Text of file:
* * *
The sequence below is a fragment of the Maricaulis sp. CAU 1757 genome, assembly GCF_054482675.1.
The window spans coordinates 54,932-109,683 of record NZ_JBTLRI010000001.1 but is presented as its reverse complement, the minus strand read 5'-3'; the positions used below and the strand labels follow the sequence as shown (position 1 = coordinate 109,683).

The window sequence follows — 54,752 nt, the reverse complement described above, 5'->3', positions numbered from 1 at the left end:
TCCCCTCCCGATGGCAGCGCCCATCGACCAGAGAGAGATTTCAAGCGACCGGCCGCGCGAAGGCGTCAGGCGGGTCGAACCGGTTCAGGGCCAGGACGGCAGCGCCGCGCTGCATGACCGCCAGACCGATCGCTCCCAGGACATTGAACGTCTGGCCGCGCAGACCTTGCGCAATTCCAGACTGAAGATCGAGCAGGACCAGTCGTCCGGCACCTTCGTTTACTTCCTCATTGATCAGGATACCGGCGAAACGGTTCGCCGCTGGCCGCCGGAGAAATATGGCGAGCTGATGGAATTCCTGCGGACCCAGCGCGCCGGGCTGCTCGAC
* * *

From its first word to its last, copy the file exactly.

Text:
The sequence below is a fragment of the Maricaulis sp. CAU 1757 genome, assembly GCF_054482675.1.
The window spans coordinates 54,932-109,683 of record NZ_JBTLRI010000001.1 but is presented as its reverse complement, the minus strand read 5'-3'; the positions used below and the strand labels follow the sequence as shown (position 1 = coordinate 109,683).

The window sequence follows — 54,752 nt, the reverse complement described above, 5'->3', positions numbered from 1 at the left end:
TCCCCTCCCGATGGCAGCGCCCATCGACCAGAGAGAGATTTCAAGCGACCGGCCGCGCGAAGGCGTCAGGCGGGTCGAACCGGTTCAGGGCCAGGACGGCAGCGCCGCGCTGCATGACCGCCAGACCGATCGCTCCCAGGACATTGAACGTCTGGCCGCGCAGACCTTGCGCAATTCCAGACTGAAGATCGAGCAGGACCAGTCGTCCGGCACCTTCGTTTACTTCCTCATTGATCAGGATACCGGCGAAACGGTTCGCCGCTGGCCGCCGGAGAAATATGGCGAGCTGATGGAATTCCTGCGGACCCAGCGCGCCGGGCTGCTCGAC